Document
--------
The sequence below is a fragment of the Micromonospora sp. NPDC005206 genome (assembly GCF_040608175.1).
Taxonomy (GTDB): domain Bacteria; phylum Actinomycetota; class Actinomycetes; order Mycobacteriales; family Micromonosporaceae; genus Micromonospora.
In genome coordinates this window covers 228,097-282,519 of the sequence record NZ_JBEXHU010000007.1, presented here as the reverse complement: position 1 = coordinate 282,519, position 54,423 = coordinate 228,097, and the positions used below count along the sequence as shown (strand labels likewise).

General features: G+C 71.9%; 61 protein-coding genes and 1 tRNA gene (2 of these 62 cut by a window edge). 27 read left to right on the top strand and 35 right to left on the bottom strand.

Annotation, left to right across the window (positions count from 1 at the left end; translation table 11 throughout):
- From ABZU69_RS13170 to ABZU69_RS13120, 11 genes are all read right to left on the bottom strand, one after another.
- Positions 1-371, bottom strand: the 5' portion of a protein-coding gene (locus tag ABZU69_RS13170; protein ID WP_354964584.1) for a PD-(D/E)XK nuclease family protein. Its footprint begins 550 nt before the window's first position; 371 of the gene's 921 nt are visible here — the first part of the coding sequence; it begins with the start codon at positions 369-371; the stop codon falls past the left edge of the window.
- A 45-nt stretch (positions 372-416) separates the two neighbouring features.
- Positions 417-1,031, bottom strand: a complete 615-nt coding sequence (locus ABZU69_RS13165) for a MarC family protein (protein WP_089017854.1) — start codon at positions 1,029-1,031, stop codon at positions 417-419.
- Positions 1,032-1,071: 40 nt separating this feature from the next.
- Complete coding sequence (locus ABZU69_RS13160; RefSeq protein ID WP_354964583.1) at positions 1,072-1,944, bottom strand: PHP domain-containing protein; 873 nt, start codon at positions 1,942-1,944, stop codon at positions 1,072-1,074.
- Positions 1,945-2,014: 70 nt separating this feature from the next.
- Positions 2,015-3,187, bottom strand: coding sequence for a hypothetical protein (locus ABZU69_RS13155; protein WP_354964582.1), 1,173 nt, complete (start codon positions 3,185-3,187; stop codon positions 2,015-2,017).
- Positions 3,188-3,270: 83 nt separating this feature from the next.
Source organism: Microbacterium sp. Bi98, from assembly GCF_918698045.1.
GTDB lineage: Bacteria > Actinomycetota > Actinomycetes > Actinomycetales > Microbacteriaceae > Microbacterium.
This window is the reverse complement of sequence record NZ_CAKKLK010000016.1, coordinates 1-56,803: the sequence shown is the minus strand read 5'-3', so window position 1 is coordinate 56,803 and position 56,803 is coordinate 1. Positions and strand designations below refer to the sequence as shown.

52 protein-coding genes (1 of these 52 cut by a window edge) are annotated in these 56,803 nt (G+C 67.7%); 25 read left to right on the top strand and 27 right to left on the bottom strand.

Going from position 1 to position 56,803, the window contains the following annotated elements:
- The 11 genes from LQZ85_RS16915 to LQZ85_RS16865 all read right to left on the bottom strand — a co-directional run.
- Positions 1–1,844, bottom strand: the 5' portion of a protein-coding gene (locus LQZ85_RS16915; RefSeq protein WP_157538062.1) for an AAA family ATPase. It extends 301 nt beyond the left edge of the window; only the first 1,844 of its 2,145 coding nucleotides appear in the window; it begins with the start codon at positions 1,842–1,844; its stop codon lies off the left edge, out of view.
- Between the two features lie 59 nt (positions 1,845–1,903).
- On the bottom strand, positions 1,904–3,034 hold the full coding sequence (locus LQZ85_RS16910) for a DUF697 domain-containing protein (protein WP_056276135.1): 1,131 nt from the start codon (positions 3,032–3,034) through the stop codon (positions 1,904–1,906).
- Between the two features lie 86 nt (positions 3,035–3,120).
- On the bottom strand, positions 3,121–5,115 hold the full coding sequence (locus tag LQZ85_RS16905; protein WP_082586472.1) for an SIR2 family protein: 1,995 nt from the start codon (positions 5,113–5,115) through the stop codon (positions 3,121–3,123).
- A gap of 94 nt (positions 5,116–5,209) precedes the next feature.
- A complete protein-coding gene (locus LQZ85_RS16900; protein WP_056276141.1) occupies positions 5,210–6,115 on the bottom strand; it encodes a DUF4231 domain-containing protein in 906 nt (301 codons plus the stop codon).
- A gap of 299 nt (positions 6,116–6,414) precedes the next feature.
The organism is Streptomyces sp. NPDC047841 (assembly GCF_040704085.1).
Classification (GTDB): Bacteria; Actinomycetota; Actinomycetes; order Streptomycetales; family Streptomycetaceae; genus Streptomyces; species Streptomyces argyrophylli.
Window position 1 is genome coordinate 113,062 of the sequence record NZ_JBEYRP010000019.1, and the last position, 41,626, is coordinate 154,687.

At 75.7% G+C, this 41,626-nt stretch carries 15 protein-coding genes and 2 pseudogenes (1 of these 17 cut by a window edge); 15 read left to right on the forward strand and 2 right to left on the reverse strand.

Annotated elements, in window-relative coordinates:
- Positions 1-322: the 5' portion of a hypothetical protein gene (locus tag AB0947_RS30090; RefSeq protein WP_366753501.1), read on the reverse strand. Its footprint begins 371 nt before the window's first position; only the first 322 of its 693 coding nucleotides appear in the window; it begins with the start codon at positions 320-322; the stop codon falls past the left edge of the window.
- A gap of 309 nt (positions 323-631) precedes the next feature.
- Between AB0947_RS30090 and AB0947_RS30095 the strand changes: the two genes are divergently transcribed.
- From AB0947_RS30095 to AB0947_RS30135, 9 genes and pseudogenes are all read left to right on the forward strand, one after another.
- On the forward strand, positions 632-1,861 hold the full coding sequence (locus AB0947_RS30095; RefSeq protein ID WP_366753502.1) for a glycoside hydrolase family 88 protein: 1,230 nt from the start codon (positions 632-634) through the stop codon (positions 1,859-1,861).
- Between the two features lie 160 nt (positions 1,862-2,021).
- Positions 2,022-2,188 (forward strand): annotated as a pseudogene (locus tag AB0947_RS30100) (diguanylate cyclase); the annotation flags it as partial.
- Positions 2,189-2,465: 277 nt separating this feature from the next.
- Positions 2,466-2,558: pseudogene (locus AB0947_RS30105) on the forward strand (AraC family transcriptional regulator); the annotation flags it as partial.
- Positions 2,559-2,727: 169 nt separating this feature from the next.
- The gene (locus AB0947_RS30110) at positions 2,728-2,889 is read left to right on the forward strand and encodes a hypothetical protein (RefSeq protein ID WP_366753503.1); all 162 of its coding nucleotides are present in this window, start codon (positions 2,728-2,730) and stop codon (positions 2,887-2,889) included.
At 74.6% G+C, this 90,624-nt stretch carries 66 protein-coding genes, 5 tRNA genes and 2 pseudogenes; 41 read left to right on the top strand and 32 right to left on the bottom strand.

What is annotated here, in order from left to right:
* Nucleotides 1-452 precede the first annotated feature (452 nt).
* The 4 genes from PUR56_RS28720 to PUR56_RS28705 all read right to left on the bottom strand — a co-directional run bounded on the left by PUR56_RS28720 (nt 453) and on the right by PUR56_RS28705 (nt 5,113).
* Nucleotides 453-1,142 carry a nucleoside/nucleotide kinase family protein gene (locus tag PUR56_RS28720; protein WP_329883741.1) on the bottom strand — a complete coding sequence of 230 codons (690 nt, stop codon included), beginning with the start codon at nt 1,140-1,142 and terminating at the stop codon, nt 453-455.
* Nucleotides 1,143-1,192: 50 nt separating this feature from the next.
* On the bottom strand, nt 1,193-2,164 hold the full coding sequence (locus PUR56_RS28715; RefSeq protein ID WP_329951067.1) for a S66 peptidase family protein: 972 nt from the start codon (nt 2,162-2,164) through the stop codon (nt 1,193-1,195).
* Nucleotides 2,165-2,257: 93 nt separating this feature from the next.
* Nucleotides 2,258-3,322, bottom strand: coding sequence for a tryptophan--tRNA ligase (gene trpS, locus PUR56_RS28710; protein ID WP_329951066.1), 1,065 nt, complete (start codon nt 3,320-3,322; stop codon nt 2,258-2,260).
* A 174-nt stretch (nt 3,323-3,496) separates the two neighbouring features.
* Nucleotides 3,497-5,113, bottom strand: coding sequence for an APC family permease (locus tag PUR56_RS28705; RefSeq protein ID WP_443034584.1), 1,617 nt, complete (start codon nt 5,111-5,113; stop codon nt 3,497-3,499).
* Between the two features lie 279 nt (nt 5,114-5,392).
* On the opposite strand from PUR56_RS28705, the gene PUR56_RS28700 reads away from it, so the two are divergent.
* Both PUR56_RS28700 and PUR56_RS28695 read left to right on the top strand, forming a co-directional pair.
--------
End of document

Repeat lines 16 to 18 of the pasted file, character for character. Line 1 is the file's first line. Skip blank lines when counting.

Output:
GTDB lineage: Bacteria > Actinomycetota > Actinomycetes > Actinomycetales > Microbacteriaceae > Microbacterium.
This window is the reverse complement of sequence record NZ_CAKKLK010000016.1, coordinates 1-56,803: the sequence shown is the minus strand read 5'-3', so window position 1 is coordinate 56,803 and position 56,803 is coordinate 1. Positions and strand designations below refer to the sequence as shown.

52 protein-coding genes (1 of these 52 cut by a window edge) are annotated in these 56,803 nt (G+C 67.7%); 25 read left to right on the top strand and 27 right to left on the bottom strand.